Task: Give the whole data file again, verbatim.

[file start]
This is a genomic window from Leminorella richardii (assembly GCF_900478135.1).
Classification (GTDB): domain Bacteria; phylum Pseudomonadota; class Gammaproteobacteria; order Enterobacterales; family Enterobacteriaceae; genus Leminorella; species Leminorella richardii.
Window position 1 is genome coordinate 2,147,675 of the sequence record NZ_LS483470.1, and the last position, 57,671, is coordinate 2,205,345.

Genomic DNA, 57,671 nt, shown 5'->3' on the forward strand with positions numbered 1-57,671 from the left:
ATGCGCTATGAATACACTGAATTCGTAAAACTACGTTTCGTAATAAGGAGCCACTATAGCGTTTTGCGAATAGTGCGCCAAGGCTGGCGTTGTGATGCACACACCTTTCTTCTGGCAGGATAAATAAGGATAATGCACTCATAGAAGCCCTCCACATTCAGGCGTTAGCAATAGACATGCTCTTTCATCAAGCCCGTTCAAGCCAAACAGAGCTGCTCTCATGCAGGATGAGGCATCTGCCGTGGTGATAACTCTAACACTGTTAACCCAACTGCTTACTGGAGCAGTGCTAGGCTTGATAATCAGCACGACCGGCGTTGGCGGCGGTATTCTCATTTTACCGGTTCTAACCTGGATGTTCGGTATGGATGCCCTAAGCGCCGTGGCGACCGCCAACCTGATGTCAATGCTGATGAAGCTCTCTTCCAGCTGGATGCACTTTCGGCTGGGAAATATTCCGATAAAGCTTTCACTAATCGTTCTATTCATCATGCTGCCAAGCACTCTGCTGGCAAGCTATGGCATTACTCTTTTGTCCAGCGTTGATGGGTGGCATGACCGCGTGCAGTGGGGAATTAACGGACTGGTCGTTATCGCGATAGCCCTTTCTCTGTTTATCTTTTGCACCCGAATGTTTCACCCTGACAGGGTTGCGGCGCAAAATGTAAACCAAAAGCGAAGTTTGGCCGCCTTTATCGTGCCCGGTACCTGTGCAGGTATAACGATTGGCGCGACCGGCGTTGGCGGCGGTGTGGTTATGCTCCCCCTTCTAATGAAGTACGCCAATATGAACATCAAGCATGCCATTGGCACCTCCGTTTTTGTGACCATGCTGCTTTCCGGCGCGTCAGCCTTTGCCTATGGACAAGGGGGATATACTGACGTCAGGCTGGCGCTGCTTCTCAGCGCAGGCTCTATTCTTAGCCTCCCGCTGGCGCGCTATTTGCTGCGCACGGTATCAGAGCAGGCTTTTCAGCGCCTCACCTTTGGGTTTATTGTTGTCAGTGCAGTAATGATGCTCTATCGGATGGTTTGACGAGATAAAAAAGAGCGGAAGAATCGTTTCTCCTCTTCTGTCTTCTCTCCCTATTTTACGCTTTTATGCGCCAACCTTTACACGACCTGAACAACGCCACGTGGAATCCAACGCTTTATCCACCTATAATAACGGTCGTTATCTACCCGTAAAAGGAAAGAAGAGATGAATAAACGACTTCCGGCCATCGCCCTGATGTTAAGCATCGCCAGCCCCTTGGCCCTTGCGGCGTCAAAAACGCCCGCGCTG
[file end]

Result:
This is a genomic window from Leminorella richardii (assembly GCF_900478135.1).
Classification (GTDB): domain Bacteria; phylum Pseudomonadota; class Gammaproteobacteria; order Enterobacterales; family Enterobacteriaceae; genus Leminorella; species Leminorella richardii.
Window position 1 is genome coordinate 2,147,675 of the sequence record NZ_LS483470.1, and the last position, 57,671, is coordinate 2,205,345.

Genomic DNA, 57,671 nt, shown 5'->3' on the forward strand with positions numbered 1-57,671 from the left:
ATGCGCTATGAATACACTGAATTCGTAAAACTACGTTTCGTAATAAGGAGCCACTATAGCGTTTTGCGAATAGTGCGCCAAGGCTGGCGTTGTGATGCACACACCTTTCTTCTGGCAGGATAAATAAGGATAATGCACTCATAGAAGCCCTCCACATTCAGGCGTTAGCAATAGACATGCTCTTTCATCAAGCCCGTTCAAGCCAAACAGAGCTGCTCTCATGCAGGATGAGGCATCTGCCGTGGTGATAACTCTAACACTGTTAACCCAACTGCTTACTGGAGCAGTGCTAGGCTTGATAATCAGCACGACCGGCGTTGGCGGCGGTATTCTCATTTTACCGGTTCTAACCTGGATGTTCGGTATGGATGCCCTAAGCGCCGTGGCGACCGCCAACCTGATGTCAATGCTGATGAAGCTCTCTTCCAGCTGGATGCACTTTCGGCTGGGAAATATTCCGATAAAGCTTTCACTAATCGTTCTATTCATCATGCTGCCAAGCACTCTGCTGGCAAGCTATGGCATTACTCTTTTGTCCAGCGTTGATGGGTGGCATGACCGCGTGCAGTGGGGAATTAACGGACTGGTCGTTATCGCGATAGCCCTTTCTCTGTTTATCTTTTGCACCCGAATGTTTCACCCTGACAGGGTTGCGGCGCAAAATGTAAACCAAAAGCGAAGTTTGGCCGCCTTTATCGTGCCCGGTACCTGTGCAGGTATAACGATTGGCGCGACCGGCGTTGGCGGCGGTGTGGTTATGCTCCCCCTTCTAATGAAGTACGCCAATATGAACATCAAGCATGCCATTGGCACCTCCGTTTTTGTGACCATGCTGCTTTCCGGCGCGTCAGCCTTTGCCTATGGACAAGGGGGATATACTGACGTCAGGCTGGCGCTGCTTCTCAGCGCAGGCTCTATTCTTAGCCTCCCGCTGGCGCGCTATTTGCTGCGCACGGTATCAGAGCAGGCTTTTCAGCGCCTCACCTTTGGGTTTATTGTTGTCAGTGCAGTAATGATGCTCTATCGGATGGTTTGACGAGATAAAAAAGAGCGGAAGAATCGTTTCTCCTCTTCTGTCTTCTCTCCCTATTTTACGCTTTTATGCGCCAACCTTTACACGACCTGAACAACGCCACGTGGAATCCAACGCTTTATCCACCTATAATAACGGTCGTTATCTACCCGTAAAAGGAAAGAAGAGATGAATAAACGACTTCCGGCCATCGCCCTGATGTTAAGCATCGCCAGCCCCTTGGCCCTTGCGGCGTCAAAAACGCCCGCGCTG